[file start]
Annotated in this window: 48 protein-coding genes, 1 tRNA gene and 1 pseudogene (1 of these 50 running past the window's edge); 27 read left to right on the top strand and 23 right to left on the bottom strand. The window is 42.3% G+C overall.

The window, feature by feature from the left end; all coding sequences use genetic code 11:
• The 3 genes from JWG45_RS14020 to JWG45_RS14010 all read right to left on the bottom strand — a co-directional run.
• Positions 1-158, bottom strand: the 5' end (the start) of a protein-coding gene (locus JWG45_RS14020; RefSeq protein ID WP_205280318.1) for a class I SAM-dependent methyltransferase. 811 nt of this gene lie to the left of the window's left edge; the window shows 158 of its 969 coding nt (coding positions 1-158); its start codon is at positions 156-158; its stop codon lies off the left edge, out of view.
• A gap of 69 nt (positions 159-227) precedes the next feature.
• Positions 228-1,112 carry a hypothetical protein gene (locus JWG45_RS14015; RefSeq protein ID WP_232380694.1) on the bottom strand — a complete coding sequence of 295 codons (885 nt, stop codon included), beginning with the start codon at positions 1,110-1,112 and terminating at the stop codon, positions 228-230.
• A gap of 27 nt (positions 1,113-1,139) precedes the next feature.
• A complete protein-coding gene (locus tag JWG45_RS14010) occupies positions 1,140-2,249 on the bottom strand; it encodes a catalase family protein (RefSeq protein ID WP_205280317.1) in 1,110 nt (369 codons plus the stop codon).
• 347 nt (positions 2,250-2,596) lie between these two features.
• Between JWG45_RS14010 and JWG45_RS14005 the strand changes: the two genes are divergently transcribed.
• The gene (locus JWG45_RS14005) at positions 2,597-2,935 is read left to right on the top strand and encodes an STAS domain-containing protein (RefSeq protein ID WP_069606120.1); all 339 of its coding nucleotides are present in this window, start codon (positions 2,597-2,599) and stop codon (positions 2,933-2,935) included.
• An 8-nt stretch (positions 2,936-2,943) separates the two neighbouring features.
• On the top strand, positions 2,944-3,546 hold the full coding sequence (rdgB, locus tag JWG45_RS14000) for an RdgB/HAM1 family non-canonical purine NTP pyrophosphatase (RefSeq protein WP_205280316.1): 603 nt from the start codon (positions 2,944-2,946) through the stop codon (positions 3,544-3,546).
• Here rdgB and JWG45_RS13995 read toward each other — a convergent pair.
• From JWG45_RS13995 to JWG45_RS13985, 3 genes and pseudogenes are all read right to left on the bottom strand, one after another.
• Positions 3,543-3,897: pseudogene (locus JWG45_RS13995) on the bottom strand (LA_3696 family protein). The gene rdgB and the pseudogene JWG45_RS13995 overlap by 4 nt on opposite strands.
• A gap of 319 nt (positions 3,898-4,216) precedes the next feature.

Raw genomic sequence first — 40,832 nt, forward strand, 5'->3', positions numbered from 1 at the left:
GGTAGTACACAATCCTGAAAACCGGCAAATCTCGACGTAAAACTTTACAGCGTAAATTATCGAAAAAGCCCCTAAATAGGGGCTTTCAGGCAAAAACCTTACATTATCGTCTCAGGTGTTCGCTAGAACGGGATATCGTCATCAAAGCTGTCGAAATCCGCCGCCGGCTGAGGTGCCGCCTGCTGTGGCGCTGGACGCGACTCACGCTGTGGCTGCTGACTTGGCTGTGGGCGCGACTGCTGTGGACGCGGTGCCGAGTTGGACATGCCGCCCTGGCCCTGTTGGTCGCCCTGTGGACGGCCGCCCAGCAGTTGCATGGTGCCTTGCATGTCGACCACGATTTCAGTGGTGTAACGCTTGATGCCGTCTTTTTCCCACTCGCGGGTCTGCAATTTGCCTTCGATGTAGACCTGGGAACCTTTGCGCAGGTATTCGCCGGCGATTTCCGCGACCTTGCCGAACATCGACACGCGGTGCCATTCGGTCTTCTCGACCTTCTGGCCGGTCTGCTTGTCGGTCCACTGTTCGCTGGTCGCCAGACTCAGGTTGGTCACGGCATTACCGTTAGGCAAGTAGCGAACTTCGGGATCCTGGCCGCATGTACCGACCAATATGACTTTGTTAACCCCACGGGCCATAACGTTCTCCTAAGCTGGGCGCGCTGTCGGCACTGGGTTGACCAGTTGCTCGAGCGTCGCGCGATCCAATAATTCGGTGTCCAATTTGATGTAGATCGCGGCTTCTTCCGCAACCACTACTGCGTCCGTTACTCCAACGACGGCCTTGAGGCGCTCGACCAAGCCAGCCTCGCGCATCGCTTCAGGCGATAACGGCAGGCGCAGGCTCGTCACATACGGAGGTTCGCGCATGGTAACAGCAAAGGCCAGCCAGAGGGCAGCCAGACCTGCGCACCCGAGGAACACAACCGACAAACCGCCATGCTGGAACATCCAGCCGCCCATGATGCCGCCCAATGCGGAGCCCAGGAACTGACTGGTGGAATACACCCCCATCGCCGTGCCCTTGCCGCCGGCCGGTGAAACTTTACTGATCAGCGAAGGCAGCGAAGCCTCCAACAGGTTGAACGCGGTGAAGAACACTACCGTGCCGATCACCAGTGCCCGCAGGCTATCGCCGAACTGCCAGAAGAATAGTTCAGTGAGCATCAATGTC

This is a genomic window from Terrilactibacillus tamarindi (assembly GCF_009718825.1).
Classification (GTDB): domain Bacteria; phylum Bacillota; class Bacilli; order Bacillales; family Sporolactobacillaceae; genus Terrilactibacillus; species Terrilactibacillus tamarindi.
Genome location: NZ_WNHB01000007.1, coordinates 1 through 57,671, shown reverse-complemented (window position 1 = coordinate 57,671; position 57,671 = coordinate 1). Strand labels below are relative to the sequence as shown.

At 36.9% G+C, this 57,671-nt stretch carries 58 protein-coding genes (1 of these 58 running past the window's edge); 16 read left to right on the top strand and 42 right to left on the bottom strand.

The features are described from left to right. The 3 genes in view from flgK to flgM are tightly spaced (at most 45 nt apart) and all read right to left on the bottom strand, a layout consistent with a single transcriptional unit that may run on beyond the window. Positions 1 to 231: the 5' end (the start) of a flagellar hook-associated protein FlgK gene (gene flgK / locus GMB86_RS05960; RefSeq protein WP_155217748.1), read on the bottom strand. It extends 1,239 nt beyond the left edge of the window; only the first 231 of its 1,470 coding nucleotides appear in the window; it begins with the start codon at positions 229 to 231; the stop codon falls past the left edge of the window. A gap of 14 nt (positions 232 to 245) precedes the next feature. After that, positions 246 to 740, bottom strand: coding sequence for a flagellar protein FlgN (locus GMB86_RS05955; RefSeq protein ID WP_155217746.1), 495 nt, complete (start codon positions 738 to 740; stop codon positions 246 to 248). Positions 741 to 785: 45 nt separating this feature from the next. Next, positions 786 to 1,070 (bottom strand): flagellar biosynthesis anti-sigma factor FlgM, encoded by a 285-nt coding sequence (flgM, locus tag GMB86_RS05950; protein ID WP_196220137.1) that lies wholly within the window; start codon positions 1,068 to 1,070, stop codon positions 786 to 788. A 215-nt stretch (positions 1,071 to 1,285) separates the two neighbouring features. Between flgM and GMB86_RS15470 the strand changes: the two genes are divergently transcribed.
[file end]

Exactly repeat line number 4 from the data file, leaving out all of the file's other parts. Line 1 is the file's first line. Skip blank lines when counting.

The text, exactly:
• Positions 1-158, bottom strand: the 5' end (the start) of a protein-coding gene (locus JWG45_RS14020; RefSeq protein ID WP_205280318.1) for a class I SAM-dependent methyltransferase. 811 nt of this gene lie to the left of the window's left edge; the window shows 158 of its 969 coding nt (coding positions 1-158); its start codon is at positions 156-158; its stop codon lies off the left edge, out of view.